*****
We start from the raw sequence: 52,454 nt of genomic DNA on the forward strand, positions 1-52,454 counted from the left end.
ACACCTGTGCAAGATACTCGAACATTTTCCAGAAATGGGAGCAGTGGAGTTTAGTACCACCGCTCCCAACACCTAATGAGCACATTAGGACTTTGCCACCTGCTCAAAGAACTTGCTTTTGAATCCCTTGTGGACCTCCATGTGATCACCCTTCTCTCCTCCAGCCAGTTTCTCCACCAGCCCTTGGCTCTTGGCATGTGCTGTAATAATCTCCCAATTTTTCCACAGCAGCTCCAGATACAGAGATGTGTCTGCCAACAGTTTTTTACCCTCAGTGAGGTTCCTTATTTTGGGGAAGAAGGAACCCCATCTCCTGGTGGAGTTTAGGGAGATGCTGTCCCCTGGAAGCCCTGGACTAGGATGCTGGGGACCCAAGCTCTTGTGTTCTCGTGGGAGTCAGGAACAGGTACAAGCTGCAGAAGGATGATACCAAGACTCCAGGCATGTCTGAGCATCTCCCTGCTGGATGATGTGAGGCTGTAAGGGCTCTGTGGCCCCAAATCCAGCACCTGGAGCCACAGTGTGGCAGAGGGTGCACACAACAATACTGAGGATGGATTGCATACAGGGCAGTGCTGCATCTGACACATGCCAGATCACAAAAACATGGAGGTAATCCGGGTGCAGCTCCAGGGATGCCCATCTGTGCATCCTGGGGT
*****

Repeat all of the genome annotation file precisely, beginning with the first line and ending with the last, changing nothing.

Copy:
We start from the raw sequence: 52,454 nt of genomic DNA on the forward strand, positions 1-52,454 counted from the left end.
ACACCTGTGCAAGATACTCGAACATTTTCCAGAAATGGGAGCAGTGGAGTTTAGTACCACCGCTCCCAACACCTAATGAGCACATTAGGACTTTGCCACCTGCTCAAAGAACTTGCTTTTGAATCCCTTGTGGACCTCCATGTGATCACCCTTCTCTCCTCCAGCCAGTTTCTCCACCAGCCCTTGGCTCTTGGCATGTGCTGTAATAATCTCCCAATTTTTCCACAGCAGCTCCAGATACAGAGATGTGTCTGCCAACAGTTTTTTACCCTCAGTGAGGTTCCTTATTTTGGGGAAGAAGGAACCCCATCTCCTGGTGGAGTTTAGGGAGATGCTGTCCCCTGGAAGCCCTGGACTAGGATGCTGGGGACCCAAGCTCTTGTGTTCTCGTGGGAGTCAGGAACAGGTACAAGCTGCAGAAGGATGATACCAAGACTCCAGGCATGTCTGAGCATCTCCCTGCTGGATGATGTGAGGCTGTAAGGGCTCTGTGGCCCCAAATCCAGCACCTGGAGCCACAGTGTGGCAGAGGGTGCACACAACAATACTGAGGATGGATTGCATACAGGGCAGTGCTGCATCTGACACATGCCAGATCACAAAAACATGGAGGTAATCCGGGTGCAGCTCCAGGGATGCCCATCTGTGCATCCTGGGGT